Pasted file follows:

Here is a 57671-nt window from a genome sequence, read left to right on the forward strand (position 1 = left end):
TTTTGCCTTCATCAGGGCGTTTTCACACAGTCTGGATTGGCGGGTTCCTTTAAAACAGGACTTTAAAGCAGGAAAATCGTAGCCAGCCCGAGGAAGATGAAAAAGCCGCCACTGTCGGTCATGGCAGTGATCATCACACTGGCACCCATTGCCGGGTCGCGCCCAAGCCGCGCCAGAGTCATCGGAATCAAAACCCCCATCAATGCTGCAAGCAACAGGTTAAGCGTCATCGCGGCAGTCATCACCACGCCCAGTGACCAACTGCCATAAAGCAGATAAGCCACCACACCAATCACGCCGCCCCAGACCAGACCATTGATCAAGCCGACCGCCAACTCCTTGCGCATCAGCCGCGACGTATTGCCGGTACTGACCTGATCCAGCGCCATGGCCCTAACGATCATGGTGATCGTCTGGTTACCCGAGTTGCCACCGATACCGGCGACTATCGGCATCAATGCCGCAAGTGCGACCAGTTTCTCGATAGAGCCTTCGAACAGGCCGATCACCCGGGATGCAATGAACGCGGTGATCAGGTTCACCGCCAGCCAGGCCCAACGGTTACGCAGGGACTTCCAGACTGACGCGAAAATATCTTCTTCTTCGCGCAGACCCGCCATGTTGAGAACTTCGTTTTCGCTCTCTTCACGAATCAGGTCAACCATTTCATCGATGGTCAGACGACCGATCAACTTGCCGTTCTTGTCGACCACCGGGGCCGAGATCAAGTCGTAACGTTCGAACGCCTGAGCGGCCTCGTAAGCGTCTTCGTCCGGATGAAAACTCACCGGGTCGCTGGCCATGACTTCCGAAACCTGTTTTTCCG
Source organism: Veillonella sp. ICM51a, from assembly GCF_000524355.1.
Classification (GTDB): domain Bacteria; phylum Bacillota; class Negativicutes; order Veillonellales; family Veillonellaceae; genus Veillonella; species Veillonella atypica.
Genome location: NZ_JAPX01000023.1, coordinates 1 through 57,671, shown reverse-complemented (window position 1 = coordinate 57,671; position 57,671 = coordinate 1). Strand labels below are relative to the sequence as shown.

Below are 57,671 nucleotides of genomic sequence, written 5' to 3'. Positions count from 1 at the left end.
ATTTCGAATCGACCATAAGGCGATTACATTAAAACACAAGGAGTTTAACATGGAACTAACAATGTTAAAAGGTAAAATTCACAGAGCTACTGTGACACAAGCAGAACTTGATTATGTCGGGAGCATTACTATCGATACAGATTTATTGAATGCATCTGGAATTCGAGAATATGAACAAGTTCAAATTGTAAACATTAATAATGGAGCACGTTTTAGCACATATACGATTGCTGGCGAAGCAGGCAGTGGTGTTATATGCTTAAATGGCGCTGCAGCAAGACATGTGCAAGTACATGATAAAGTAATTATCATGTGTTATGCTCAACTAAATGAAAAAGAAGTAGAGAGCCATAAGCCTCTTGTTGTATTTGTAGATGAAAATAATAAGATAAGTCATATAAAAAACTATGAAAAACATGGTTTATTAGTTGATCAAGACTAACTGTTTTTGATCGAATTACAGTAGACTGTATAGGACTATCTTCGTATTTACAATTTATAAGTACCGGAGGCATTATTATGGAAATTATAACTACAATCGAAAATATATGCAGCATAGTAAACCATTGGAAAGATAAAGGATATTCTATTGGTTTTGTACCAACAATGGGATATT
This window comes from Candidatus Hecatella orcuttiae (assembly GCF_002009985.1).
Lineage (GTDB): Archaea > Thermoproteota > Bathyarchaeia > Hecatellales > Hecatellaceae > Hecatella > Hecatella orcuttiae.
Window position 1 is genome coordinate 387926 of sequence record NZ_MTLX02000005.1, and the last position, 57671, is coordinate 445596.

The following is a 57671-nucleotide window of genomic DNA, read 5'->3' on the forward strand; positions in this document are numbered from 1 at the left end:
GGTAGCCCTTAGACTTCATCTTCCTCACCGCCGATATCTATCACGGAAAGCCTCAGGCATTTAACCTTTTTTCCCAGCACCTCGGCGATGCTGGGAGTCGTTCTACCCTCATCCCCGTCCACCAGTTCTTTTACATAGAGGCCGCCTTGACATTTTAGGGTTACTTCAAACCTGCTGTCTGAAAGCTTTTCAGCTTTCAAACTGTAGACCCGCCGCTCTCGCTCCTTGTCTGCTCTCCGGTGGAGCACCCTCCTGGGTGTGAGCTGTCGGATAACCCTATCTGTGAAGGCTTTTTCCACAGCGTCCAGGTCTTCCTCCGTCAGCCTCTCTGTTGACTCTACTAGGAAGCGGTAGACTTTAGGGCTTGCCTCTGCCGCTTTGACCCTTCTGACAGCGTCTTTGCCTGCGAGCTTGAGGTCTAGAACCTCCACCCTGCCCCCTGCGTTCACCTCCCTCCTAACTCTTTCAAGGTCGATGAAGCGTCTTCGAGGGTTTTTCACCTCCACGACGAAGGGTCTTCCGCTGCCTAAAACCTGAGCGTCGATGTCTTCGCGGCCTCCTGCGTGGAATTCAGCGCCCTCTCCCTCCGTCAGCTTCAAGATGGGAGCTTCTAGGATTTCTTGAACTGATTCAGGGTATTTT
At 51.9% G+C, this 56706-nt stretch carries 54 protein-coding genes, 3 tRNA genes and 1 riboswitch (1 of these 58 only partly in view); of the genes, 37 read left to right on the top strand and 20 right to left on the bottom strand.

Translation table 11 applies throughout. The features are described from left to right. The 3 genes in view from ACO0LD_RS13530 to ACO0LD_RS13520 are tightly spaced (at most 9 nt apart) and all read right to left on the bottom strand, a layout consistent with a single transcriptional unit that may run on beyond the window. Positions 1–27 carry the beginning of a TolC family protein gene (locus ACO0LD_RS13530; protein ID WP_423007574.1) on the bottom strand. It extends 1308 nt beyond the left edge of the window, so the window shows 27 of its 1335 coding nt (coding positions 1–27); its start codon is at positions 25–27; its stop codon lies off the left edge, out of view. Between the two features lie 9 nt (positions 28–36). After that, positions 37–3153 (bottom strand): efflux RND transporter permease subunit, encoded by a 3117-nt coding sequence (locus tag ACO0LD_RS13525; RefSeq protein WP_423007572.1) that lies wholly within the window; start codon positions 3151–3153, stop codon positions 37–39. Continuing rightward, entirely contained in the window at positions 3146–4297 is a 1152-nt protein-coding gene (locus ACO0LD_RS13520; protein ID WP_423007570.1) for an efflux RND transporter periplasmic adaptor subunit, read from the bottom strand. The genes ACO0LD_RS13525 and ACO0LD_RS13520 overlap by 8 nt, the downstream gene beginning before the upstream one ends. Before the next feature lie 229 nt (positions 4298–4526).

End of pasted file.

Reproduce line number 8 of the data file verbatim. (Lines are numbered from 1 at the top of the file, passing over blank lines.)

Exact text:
This window comes from Candidatus Hecatella orcuttiae (assembly GCF_002009985.1).